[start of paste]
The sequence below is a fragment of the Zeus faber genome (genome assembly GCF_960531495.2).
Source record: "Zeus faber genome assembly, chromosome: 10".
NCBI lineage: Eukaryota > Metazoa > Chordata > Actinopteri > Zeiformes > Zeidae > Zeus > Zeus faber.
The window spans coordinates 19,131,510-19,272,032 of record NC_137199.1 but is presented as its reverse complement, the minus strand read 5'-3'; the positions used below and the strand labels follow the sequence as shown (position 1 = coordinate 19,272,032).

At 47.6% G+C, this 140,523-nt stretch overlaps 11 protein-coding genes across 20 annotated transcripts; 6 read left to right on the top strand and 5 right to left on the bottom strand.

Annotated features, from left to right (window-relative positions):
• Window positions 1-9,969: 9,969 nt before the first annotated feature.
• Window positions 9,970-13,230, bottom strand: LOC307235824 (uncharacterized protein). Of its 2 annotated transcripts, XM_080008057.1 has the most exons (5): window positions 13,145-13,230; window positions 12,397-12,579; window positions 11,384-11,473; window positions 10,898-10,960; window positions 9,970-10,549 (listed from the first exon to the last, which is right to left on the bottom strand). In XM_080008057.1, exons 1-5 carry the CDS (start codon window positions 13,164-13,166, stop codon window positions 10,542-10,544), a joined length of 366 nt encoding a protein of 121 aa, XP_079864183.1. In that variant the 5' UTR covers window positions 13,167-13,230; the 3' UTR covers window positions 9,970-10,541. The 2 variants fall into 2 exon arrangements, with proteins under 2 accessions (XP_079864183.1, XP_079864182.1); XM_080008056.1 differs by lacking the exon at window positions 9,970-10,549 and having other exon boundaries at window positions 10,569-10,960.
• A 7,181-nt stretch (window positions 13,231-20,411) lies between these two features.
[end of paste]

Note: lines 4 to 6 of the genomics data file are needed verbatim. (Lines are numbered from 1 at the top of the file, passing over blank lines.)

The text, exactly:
The window spans coordinates 19,131,510-19,272,032 of record NC_137199.1 but is presented as its reverse complement, the minus strand read 5'-3'; the positions used below and the strand labels follow the sequence as shown (position 1 = coordinate 19,272,032).

At 47.6% G+C, this 140,523-nt stretch overlaps 11 protein-coding genes across 20 annotated transcripts; 6 read left to right on the top strand and 5 right to left on the bottom strand.

Annotated features, from left to right (window-relative positions):